“We are hoping to locate more family members in the area that don’t know they are connected to this property, and we don’t know they are connected to this property,” Sherrod said.

Sherrod recently erected a sign in front of the home. “Sherrod Homestead, Established 1886, Proudly maintained by descendants of Jack and Cassie Sherrod,” it reads.

“The people in the area, they are excited, and they come by the property and they see the improvements that are being made. The sign out front has really, really raised the level of enthusiasm,” Sherrod said. “The entire area, Fremont, Eureka, Bailey, Sims, Wilson, Black Creek, all of these towns around here where we have family members. We have family members living all over the place.

“They live up and down the coast from Florida all the way up to New York and out west, of course. We are scattered all over,” said Sherrod, who resides in Porterville, California.

To finance the restoration and provide for the maintenance, family members stepped forward.

“I established three categories of stakeholders to build and increase interest in the project,” Sherrod said. “Founding stakeholders are those eight or 10 people who came together and put money down to get the property out of foreclosure. Sustaining stakeholders are people who contribute money each month for the maintenance and the upkeep and to pay the mortgage. And then we have, I think, the most important group, in-kind stakeholders, people who give of their time, their energy, their expertise, their intellect and their stuff.”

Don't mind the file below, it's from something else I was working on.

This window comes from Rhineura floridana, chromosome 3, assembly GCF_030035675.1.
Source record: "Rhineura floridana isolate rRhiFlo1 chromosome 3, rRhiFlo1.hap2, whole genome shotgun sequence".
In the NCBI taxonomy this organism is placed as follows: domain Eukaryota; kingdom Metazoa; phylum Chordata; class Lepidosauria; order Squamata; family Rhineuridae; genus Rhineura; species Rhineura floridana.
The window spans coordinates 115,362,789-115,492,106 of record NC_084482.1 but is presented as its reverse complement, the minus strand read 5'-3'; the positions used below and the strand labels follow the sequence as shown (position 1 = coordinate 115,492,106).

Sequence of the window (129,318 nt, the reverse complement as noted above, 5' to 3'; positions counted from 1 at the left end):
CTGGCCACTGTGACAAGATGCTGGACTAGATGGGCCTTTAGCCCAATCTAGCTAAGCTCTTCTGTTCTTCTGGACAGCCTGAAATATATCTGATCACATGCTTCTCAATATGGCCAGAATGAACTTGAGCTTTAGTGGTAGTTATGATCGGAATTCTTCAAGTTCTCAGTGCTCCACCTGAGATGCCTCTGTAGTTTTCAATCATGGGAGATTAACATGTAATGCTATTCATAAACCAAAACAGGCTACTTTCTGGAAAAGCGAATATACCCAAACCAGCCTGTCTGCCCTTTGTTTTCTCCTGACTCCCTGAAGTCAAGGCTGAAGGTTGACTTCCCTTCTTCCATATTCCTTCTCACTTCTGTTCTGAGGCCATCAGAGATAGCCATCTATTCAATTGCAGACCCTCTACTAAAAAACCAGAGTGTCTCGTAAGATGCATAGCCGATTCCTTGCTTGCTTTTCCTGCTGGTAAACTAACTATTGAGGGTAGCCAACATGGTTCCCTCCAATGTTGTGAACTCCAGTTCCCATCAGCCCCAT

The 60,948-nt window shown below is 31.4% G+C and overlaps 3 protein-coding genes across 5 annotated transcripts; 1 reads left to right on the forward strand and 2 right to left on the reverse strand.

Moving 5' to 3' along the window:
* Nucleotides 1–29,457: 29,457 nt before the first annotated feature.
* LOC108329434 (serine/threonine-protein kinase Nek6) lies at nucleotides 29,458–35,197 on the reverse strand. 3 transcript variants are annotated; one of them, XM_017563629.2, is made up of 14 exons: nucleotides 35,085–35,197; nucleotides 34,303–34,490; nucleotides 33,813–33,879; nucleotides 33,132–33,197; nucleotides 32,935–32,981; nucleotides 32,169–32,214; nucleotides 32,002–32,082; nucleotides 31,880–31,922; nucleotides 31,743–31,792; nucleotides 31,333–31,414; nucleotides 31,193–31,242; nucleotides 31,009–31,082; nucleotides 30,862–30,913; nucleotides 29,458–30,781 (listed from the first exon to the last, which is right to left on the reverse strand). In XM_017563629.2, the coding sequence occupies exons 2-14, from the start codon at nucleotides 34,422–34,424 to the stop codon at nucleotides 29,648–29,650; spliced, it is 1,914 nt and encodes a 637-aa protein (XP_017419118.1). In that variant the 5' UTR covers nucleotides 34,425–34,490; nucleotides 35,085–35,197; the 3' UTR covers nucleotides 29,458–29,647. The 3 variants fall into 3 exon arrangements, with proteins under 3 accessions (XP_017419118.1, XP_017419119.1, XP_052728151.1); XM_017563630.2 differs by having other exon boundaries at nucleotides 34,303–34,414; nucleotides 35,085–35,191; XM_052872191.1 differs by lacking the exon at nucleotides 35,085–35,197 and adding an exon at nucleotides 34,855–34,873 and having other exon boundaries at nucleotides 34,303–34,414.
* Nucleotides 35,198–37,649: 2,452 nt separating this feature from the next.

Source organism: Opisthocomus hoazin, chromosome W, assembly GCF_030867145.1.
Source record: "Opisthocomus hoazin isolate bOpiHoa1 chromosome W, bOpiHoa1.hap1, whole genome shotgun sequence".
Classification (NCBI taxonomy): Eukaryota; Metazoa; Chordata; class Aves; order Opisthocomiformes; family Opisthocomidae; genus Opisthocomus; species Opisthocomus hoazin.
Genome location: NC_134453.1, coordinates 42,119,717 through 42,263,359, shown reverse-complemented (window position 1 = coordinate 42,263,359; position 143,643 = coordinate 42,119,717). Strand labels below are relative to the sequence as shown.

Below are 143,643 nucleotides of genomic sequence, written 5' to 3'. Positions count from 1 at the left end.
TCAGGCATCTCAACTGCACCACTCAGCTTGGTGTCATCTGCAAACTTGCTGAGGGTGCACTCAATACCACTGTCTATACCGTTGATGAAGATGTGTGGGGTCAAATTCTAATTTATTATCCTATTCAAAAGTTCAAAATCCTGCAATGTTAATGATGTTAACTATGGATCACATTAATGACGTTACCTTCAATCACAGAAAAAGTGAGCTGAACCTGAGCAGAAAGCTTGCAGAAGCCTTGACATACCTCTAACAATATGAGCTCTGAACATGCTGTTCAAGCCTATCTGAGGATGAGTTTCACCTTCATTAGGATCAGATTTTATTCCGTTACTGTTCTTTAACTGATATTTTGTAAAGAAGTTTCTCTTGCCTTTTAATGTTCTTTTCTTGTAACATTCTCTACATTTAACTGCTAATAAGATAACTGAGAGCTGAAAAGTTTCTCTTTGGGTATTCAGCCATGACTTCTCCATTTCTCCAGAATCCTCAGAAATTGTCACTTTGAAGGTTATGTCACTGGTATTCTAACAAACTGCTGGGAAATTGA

Sherrod is heading up committees to provide furnishings for the home and for the restoration.

Part of the restoration is to re-expose one of the original brick fireplaces that had since been covered over by walls.

Family members are offering their own memories of the site.

“A pig farm used to be on the back side of the property. One remembers that there was a pear tree over by the garage, and it is not there now,” Sherrod said. “Well, you can plant one. One of the things we are going to do is open up the grounds for family members to plant things — flowers, shrubs, trees, a memorial. All of these things are talking points.”

It’s all about ownership, Sherrod said.

“Everyone has to feel like they are a part of it,” Sherrod said. “We are making it so. They can become a part. Not just financially, but emotionally. And it’s working.”

Last week, Sherrod stood in the graveyard behind Watery Branch Free Will Baptist Church. The graves of Jack and Cassie Sherrod are right there, with those of other deceased family members, about 200 yards away from and within sight of the homestead.

“To be able to stand there in your yard and see where your great-grandparents are buried, that raises a lot of emotions within me,” Sherrod said. The house that he built and I can see his grave from the front yard.”

Restoring the homestead is a passion for Sherrod.

“I think the Lord put this in my spirit to be a part of preserving this property because it has been in the family for so long and it is such a rich history that I could not stand by and let it go,” he said.

dwilson@wilsontimes.com | 265-7818